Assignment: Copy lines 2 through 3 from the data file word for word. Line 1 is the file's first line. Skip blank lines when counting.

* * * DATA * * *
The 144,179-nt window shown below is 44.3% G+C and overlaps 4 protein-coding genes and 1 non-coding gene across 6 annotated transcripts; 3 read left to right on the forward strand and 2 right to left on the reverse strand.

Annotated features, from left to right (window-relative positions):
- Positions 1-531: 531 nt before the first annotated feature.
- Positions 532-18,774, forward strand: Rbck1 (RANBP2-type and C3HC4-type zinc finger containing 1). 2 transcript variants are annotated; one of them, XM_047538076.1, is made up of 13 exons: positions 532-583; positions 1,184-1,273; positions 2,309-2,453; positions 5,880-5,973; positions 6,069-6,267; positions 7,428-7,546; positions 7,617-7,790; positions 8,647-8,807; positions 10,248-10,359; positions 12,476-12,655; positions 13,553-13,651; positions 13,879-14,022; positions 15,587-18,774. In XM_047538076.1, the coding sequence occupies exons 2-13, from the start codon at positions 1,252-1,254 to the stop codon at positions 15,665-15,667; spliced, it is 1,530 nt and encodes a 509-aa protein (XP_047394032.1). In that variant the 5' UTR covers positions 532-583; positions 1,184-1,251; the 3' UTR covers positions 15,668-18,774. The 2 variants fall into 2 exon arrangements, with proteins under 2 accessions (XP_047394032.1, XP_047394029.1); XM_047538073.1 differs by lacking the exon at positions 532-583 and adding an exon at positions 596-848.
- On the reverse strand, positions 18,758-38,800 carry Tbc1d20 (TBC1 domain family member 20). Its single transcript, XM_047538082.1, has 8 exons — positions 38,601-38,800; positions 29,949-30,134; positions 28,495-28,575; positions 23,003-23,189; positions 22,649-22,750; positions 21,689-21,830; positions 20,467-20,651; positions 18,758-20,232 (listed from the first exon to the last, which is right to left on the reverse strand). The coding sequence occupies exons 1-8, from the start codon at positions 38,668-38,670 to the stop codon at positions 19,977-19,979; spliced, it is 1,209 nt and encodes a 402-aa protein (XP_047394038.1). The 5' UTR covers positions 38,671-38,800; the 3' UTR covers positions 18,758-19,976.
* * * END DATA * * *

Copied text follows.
Annotated features, from left to right (window-relative positions):
- Positions 1-531: 531 nt before the first annotated feature.